In Support of the MBTA Communities Act

While wearing my school committee hat, I have been asked about the impact of the MBTA Communities Act on our schools. 

My answer?

Not much.

Let me state the role of the school committee. Our job is to welcome any child who lives in our town, make them feel that they belong in our community, and provide a world-class education. We don’t raise the drawbridge, we pull up another chair. That’s our history.

As Arlington entered the last century, electric streetcars were generating residential growth in Arlington. Developers began carving farms into streets and building lots, extending from the very same transit corridors we are looking at tonight.

Our population grew rapidly as developers met the need for housing. Between 1890 and 1900, Arlington’s population increased 71%. Between 1920 and 1930, it was a 93% increase. After World War II we met the housing needs of returning veterans, and in 1970 Arlington was home to 53,524 people. In the last census, our population was 46,306, which means we certainly have room to welcome at least 7,221 new neighbors.

The MBTA Communities Act will not generate the growth we experienced in the last century. We are looking at a zoning overlay district, layered on existing zoning and existing buildings, that increases the capacity for housing units. To turn capacity into reality, someone needs to renovate or demolish and rebuild an existing structure.

Redevelopment, by its very nature, is glacial.

We’re not a small town. We need to use streetcar as an adverb when describing Arlington as a suburb. In reality, we are a self-governing urban neighborhood.

Consider that the center of Arlington, the corner of Mass Ave, Pleasant and Mystic Streets, is 6 miles from our state house.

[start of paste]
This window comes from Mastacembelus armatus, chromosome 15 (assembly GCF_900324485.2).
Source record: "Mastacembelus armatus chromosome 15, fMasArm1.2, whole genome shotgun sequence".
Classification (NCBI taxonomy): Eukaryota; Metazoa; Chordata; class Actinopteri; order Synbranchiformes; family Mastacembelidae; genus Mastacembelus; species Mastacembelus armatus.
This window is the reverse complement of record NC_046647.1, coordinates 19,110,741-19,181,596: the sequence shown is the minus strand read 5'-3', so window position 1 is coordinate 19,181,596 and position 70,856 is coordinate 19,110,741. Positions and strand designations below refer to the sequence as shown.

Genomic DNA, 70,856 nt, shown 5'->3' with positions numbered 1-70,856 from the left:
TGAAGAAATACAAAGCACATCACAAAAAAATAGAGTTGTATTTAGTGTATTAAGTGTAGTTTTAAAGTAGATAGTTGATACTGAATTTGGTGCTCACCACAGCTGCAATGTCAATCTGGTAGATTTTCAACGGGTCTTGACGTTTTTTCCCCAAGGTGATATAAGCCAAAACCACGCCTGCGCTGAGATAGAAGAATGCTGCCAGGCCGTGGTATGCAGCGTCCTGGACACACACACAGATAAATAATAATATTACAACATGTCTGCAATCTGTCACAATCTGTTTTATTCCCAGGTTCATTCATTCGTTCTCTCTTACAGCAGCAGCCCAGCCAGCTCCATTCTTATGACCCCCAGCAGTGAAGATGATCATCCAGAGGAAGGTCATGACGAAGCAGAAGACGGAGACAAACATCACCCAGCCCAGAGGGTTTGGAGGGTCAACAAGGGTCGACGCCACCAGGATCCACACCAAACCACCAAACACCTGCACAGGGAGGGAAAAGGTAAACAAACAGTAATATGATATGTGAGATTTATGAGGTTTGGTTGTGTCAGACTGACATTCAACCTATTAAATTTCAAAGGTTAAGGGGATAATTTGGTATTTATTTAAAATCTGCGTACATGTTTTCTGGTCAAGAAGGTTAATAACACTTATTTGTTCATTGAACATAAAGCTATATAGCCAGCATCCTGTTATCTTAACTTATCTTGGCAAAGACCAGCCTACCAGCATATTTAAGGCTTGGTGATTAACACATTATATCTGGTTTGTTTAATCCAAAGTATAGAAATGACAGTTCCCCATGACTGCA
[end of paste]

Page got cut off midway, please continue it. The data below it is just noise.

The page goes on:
Most Americans who live 6 miles from the center of a major city live in that city.

For my fellow New Yorkers, consider that 165th Street in Manhattan is six miles from Times Square. Queens Boulevard and 55th Road in Elmhurst is six miles from Times Square. Barack Obama’s Chicago home in the Hyde Park neighborhood is more than six miles from State and Madison, the center of that city’s grid. Wrigley Field is 4.75 miles from State and Madison, the exact same distance between our state house and the Menotomy Grill.

Up until 1975, Arlington met the challenge of regional population growth. Rieko and I live in an 895 square foot eighth floor condo built in 1971. It was built just before Arlington revised its zoning bylaw to block dense residential development. In 2002, when I bought my condo, it was a challenge to find an affordable home in a tight market. It’s much more of a challenge today.

I represent Precinct 9, which stretches along the north side of Mass Ave from Wyman Street to Grove Street. A solid majority of my good neighbors in my precinct live in multifamily housing within a block or two of Mass Ave.

Article 12 sets the stage to build more of the housing people like me and my neighbors need in order to live in Arlington. Watering down or rejecting the recommended vote will close the door on people like me and my wife and my neighbors who seek housing in our town. 

That’s why I hope my friends and colleagues in Town Meeting will defeat the Wagner, Babiarz, Worden, Loreti, Lane, and Evans amendments. Any one of these amendments, or a combination of these amendments, can push the outcome into noncompliance.

Meanwhile, I will support the efforts by Ms. Anderson, Mr. Bagnell, and Mr. Fleming to enhance the Redevelopment Board’s solid recommendation.

And one more note. The question was raised if Town Meeting Members would want to be included in this overlay district. The answer is obvious. Mr. Leone’s family home was excluded, and he wants in. Let him in, because the vote before us is good for him, good for us, and good for Arlington.